NEW ORLEANS -- Heading into his sixth season with the Hornets, Baron Davis, face of the franchise at the time, demanded a trade.
His reason for a change of scenery, an eerily familiar one for Hornets fans these days. Davis' agent told the Associated Press, "I want to put him in the position where he can contend for a title."
The Hornets had just come off a first round loss in the Eastern Conference playoffs and were transitioning into the Western Conference. Davis, just a year prior, had been signed to a max deal. Hornets general manager Alan Bristow bristled at the idea of dealing the club's franchise player; "It's not even a possibility," he said.
The situation never was repaired. Injuries and Davis' admittedly bad attitude ultimately lead to the worst season in franchise history. In February 2005, Davis was dealt at the trade deadline. Not to a contender, but rather to Golden State for Speedy Claxton and Dale Davis.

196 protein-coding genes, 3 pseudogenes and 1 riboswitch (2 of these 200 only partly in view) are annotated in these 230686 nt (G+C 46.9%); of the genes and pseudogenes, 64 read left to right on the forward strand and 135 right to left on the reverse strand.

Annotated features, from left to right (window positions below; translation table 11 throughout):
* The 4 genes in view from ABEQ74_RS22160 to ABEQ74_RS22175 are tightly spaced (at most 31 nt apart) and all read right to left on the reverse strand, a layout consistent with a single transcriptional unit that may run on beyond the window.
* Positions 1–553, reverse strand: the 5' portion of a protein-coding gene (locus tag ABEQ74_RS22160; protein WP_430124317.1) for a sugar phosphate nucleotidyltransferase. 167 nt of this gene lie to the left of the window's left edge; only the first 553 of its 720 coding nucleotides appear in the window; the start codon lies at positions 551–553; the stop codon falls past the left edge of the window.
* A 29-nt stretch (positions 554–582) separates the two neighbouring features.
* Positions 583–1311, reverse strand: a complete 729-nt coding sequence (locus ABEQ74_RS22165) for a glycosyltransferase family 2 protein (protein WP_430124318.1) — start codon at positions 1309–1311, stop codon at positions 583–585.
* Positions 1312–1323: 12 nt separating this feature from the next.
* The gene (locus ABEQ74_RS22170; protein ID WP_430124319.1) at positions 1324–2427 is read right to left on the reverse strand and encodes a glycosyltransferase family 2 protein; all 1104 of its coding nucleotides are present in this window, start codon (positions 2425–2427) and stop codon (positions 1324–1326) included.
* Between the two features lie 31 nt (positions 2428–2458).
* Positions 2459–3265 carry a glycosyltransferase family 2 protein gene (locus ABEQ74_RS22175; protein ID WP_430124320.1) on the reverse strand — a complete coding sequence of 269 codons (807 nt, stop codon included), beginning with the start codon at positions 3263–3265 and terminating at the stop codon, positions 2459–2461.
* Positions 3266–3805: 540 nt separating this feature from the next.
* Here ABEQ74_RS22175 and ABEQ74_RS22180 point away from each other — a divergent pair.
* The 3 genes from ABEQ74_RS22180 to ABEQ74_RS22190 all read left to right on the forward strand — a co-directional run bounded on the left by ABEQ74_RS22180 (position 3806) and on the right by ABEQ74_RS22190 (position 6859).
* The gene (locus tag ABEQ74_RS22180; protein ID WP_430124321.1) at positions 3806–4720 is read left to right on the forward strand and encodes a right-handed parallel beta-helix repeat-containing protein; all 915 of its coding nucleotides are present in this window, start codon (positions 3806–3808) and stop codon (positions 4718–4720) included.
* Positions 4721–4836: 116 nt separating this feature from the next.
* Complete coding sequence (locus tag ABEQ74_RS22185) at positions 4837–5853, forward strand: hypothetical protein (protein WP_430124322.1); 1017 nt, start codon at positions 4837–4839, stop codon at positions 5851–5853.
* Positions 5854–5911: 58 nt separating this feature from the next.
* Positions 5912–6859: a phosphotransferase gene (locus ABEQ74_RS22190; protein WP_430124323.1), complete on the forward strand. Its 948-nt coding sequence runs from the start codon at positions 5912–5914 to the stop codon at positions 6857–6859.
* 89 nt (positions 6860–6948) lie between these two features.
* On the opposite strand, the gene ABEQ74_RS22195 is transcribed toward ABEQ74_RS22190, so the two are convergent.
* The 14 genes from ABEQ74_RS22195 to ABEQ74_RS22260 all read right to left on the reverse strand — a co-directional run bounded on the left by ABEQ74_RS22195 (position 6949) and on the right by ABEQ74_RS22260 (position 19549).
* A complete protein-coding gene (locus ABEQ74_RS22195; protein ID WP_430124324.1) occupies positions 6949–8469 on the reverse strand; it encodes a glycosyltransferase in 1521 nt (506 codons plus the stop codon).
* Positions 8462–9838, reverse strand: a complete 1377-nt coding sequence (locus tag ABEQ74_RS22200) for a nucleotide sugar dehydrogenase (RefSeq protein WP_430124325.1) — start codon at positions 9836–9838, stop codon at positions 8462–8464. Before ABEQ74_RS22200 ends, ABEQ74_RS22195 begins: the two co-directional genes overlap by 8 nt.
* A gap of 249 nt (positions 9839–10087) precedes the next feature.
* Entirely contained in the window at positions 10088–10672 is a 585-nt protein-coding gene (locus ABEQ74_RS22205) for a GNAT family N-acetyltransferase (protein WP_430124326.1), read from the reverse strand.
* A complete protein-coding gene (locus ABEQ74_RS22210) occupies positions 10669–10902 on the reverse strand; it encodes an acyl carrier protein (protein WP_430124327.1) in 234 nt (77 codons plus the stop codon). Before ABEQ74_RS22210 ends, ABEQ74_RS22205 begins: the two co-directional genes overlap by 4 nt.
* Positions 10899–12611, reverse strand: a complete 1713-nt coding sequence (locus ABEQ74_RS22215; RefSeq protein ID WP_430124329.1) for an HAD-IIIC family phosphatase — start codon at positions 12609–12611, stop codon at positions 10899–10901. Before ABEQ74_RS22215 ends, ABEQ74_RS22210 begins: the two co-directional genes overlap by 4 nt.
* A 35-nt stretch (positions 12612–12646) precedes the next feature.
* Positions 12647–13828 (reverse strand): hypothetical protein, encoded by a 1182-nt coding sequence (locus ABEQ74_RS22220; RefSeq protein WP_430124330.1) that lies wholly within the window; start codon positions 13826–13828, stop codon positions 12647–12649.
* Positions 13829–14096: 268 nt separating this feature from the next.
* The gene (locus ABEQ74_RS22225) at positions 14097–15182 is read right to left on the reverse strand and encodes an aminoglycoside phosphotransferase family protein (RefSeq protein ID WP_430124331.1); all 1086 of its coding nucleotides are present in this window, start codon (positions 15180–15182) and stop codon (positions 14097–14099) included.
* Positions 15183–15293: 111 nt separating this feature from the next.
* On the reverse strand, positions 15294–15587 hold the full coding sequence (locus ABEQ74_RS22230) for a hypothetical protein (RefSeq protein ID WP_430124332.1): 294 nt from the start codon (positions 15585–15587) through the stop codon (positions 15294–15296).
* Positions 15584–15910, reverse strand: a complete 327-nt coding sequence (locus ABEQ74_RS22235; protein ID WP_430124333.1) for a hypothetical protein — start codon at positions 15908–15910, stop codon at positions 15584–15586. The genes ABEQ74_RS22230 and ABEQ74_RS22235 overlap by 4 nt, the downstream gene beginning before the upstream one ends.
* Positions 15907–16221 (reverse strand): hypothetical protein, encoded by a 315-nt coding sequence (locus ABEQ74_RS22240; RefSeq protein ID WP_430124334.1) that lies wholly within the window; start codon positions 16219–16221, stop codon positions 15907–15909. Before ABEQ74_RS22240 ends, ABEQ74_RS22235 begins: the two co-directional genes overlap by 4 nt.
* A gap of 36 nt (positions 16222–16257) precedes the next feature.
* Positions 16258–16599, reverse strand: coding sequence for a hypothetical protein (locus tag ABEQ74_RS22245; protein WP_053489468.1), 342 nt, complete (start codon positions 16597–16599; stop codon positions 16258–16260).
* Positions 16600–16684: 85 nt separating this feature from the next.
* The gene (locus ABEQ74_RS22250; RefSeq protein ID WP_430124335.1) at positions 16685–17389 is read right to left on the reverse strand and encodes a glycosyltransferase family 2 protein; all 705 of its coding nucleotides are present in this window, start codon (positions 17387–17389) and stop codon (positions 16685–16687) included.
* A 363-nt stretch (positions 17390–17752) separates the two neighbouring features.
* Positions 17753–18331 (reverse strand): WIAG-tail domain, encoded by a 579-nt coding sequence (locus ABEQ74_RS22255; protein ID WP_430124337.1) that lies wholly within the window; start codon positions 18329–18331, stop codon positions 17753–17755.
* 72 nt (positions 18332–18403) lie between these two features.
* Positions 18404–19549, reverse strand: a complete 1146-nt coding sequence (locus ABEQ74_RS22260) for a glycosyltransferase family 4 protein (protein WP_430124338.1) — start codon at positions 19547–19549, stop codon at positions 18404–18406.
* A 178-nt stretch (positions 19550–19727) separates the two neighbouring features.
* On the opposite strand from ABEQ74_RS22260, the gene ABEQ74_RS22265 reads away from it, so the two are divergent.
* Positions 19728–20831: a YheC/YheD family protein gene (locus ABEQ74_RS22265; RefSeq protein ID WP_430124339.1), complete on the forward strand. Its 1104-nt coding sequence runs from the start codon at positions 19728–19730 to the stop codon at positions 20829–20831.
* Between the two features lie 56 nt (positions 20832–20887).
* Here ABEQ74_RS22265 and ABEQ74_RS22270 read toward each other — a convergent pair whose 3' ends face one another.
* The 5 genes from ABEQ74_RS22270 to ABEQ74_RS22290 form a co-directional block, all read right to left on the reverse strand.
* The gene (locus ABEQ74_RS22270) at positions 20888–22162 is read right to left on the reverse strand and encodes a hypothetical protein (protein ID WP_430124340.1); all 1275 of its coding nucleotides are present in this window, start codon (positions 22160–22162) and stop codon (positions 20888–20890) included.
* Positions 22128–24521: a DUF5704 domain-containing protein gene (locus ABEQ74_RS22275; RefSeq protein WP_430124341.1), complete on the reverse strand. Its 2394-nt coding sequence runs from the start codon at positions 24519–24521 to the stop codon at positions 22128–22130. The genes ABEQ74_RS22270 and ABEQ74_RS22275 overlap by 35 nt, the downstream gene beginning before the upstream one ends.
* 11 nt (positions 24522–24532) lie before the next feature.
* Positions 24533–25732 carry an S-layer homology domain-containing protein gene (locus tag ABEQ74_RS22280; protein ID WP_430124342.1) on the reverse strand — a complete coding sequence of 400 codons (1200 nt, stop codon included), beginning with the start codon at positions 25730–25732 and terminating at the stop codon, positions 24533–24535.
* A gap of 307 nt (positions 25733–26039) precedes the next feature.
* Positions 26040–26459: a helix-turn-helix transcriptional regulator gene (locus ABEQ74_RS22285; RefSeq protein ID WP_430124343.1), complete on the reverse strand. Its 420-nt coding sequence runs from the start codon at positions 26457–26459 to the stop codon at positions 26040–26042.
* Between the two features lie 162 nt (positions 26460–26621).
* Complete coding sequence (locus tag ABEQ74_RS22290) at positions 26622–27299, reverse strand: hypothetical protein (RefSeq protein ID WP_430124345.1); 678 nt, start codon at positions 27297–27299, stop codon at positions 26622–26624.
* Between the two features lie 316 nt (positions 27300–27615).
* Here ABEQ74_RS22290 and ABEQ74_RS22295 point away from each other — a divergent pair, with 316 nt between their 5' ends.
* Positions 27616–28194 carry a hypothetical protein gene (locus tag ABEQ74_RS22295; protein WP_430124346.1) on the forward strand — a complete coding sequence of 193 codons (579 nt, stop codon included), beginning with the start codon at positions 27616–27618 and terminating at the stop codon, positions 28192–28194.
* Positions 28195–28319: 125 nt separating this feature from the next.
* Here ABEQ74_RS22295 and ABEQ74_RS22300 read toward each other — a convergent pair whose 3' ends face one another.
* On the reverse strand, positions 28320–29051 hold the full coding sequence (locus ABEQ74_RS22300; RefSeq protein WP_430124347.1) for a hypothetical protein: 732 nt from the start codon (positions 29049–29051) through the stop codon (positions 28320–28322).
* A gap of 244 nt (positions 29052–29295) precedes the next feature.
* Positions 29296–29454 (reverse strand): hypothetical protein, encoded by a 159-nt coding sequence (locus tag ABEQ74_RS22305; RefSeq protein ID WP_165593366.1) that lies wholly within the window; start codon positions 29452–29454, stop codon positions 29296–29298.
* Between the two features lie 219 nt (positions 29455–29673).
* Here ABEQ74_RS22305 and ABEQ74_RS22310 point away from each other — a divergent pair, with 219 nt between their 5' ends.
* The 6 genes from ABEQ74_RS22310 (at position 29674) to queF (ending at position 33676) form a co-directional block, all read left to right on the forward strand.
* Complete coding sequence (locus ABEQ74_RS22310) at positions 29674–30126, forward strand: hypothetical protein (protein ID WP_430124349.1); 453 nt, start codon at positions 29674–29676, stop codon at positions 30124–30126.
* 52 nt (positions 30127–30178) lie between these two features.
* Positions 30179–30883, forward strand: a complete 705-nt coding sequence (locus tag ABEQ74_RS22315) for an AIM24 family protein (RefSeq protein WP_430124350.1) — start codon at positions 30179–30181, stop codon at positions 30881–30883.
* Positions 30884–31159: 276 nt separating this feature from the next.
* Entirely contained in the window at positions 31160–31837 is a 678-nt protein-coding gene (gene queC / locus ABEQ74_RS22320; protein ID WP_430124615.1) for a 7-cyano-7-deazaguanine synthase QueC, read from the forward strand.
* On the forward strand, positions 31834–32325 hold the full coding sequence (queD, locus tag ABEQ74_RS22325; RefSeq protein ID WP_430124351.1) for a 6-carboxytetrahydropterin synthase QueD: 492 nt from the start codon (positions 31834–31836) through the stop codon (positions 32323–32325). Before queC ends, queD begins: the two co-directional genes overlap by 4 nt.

Fast forward five years later, and the Hornets are again facing a franchise player, entering his sixth season, with an exit strategy. A player who again wants to be in a better position to win a title. According to a league source, the situation has not reached the point of no return. But Chris Paul's recent ultimatums are part of a string a decisions that the source thinks are "going down a dark path."
Paul has signed on with Lebron James' marketing agency, even reportedly expressed his desire to form a "big three" with Carmelo Anthony and Amare Stoudamire in New York. That wedding toast essentially confirmed today with a report that the Knicks top Paul's list of trade partners.
The Hornets have changed their head coach and their general manager all in an attempt to pacify their star player, and apparently it still isn't enough. Later next week, perhaps sooner, the Hornets new brain trust will try to convince Paul that his best chance at a championship is in New Orleans.
Should their argument fail, it's almost assured the Hornets will get more for Chris Paul than they did for Baron Davis. But will they get enough?
Championships in the NBA are won with superstars and money. Only one team in the past six years has won a title without paying the luxury tax. Quiz yourself to think of the last NBA team to win a title without a future hall of fame player.
The Hornets have never been over the luxury tax and currently have a future hall of famer. One of those facts will most likely change soon.